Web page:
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Calcium oxalate crystal localization and osteopontin immunostaining in genetic hypercalciuric stone-forming rats.
Kidney Int. 2004 Jan; 65(1):154-61.KI

Abstract

BACKGROUND

The inbred genetic hypercalciuric stone-forming (GHS) rats develop calcium phosphate (apatite) stones when fed a normal 1.2% calcium diet. The addition of 1% hydroxyproline to this diet does not alter the type of stone formed, while rats fed this diet with 3% hydroxyproline form mixed apatite and calcium oxalate stones and those with 5% hydroxyproline added form only calcium oxalate stones. The present study was designed to determine the localization of stone formation and if this solid phase resulted in pathologic changes to the kidneys.

METHODS

GHS rats were fed 15 g of the standard diet or the diet supplemented with 1%, 3%, or 5% hydroxyproline for 18 weeks. A separate group of Sprague-Dawley rats (the parental strain of the GHS rats), fed the standard diet for a similar duration, served as an additional control. At 18 weeks, all kidneys were perfusion-fixed for structural analysis, detection of crystal deposits using the Yasue silver substitution method, and osteopontin immunostaining.

RESULTS

There were no crystal deposits found in the kidneys of Sprague-Dawley rats. Crystal deposits were found in the kidneys of all GHS rats and this Yasue-stained material was detected only in the urinary space. No crystal deposits were noted within the cortical or medullary segments of the nephron and there was no evidence for tubular damage in any group. The only pathologic changes occurred in 3% and 5% hydroxyproline groups with the 5% group showing the most severe changes. In these rats, which form only calcium oxalate stones, focal sites along the urothelial lining of the papilla and fornix of the urinary space demonstrated a proliferative response characterized by increased density of urothelial cells that surrounded the crystal deposits. At the fornix, some crystals were lodged within the interstitium, deep to the proliferative urothelium. There was increased osteopontin immunostaining in the proliferating urothelium.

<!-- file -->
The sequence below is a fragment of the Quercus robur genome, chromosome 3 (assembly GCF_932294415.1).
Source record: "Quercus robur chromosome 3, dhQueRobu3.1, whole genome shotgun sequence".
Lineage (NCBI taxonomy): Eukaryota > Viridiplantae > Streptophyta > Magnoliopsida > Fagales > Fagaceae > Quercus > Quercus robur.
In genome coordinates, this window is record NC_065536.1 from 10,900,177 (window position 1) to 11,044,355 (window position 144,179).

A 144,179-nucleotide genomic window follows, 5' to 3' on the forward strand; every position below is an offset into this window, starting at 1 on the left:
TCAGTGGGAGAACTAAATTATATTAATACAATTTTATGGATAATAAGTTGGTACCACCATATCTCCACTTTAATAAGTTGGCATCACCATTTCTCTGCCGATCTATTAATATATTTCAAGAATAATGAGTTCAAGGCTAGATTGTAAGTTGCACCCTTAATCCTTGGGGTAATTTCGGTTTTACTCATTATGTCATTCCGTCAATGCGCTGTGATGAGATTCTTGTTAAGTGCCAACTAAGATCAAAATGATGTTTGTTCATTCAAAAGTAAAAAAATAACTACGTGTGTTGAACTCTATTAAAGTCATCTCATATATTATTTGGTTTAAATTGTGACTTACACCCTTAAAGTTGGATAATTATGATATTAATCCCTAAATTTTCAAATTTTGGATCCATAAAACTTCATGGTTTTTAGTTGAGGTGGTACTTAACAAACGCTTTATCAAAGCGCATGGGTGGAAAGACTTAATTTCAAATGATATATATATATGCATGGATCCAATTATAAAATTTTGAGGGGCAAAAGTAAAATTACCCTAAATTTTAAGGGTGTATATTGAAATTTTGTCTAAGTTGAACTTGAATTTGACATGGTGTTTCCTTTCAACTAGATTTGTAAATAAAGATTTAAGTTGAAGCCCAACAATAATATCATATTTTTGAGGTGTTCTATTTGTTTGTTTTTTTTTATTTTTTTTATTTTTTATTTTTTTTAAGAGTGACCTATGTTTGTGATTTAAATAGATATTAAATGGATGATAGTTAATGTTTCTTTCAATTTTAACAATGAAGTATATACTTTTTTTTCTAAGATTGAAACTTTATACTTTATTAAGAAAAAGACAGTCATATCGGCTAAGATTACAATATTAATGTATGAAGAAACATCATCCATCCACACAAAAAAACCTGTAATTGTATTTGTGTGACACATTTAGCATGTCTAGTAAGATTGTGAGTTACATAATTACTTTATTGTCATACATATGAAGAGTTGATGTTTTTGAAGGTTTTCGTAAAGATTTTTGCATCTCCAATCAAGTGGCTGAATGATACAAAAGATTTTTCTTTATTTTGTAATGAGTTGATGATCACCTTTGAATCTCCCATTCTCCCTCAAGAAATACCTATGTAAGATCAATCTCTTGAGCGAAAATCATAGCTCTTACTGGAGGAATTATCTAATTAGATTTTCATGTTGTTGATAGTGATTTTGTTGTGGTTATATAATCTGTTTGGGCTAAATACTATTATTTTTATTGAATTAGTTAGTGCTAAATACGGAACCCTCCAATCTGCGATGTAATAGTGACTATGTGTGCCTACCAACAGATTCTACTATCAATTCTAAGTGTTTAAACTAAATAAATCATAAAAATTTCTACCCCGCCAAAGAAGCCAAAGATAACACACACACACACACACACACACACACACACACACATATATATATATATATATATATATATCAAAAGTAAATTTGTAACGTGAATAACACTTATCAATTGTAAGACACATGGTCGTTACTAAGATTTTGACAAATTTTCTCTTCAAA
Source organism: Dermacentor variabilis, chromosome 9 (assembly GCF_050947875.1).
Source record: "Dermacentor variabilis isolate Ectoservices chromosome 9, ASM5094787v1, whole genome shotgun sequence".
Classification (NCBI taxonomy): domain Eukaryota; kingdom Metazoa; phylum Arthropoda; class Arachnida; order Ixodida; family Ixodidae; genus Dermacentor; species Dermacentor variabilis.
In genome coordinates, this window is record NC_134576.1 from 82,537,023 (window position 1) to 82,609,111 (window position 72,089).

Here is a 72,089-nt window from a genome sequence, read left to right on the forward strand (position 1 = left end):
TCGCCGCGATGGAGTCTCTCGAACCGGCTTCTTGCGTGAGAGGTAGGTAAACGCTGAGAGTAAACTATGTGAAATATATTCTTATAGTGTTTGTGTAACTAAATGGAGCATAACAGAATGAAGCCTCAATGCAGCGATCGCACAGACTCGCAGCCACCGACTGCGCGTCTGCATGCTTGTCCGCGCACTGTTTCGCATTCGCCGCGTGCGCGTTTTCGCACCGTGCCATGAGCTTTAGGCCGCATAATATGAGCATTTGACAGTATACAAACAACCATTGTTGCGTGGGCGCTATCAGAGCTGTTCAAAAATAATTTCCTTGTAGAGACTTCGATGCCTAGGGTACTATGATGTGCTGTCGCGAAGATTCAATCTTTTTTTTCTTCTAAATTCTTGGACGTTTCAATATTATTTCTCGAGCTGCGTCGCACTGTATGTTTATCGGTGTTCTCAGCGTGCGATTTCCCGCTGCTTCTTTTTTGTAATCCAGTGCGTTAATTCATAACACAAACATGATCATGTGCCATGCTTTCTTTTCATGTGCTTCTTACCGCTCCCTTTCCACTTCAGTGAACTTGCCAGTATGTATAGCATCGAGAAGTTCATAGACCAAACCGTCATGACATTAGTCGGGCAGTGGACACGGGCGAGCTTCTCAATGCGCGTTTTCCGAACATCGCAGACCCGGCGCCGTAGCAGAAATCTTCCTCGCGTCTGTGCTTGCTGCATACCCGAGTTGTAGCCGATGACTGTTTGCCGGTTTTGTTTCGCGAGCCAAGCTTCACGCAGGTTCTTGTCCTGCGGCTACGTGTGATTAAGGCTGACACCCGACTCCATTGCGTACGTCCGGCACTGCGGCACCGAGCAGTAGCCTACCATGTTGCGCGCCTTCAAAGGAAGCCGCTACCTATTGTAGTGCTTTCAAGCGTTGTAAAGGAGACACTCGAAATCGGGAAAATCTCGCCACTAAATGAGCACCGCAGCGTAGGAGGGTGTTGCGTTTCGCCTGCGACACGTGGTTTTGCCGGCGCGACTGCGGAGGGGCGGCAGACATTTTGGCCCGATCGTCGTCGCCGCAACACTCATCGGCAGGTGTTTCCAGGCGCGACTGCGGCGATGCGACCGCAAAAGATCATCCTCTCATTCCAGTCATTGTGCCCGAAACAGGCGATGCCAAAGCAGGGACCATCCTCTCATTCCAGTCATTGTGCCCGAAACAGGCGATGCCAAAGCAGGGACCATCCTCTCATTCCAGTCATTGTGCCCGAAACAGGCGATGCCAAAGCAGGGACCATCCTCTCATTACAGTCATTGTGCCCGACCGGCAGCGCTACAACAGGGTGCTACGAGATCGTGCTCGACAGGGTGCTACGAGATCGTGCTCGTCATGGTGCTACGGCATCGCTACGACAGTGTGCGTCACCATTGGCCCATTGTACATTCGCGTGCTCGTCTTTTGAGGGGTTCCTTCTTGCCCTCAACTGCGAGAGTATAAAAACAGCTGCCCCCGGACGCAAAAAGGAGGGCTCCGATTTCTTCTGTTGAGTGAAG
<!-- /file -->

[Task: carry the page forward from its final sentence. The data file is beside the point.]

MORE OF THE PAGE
CONCLUSION

Thus in the GHS rat, the initial stone formation occurred solely in the urinary space. Tubular damage was not observed with either apatite or calcium oxalate stones. The apatite stones do not appear to cause any pathological change while those rats forming calcium oxalate stones have a proliferative response of the urothelium, with increased osteopontin immunostaining, around the crystal deposits in the fornix.

Authors+Show Affiliations

Anatomy Department, Indiana University School of Medicine, Indianapolis, Indiana, USA.No affiliation info availableNo affiliation info availableNo affiliation info available

Pub Type(s)

Journal Article
Research Support, U.S. Gov't, P.H.S.

Language

eng

PubMed ID

14675046

Citation

Evan, Andrew P., et al. "Calcium Oxalate Crystal Localization and Osteopontin Immunostaining in Genetic Hypercalciuric Stone-forming Rats." Kidney International, vol. 65, no. 1, 2004, pp. 154-61.
Evan AP, Bledsoe SB, Smith SB, et al. Calcium oxalate crystal localization and osteopontin immunostaining in genetic hypercalciuric stone-forming rats. Kidney Int. 2004;65(1):154-61.
Evan, A. P., Bledsoe, S. B., Smith, S. B., & Bushinsky, D. A. (2004). Calcium oxalate crystal localization and osteopontin immunostaining in genetic hypercalciuric stone-forming rats. Kidney International, 65(1), 154-61.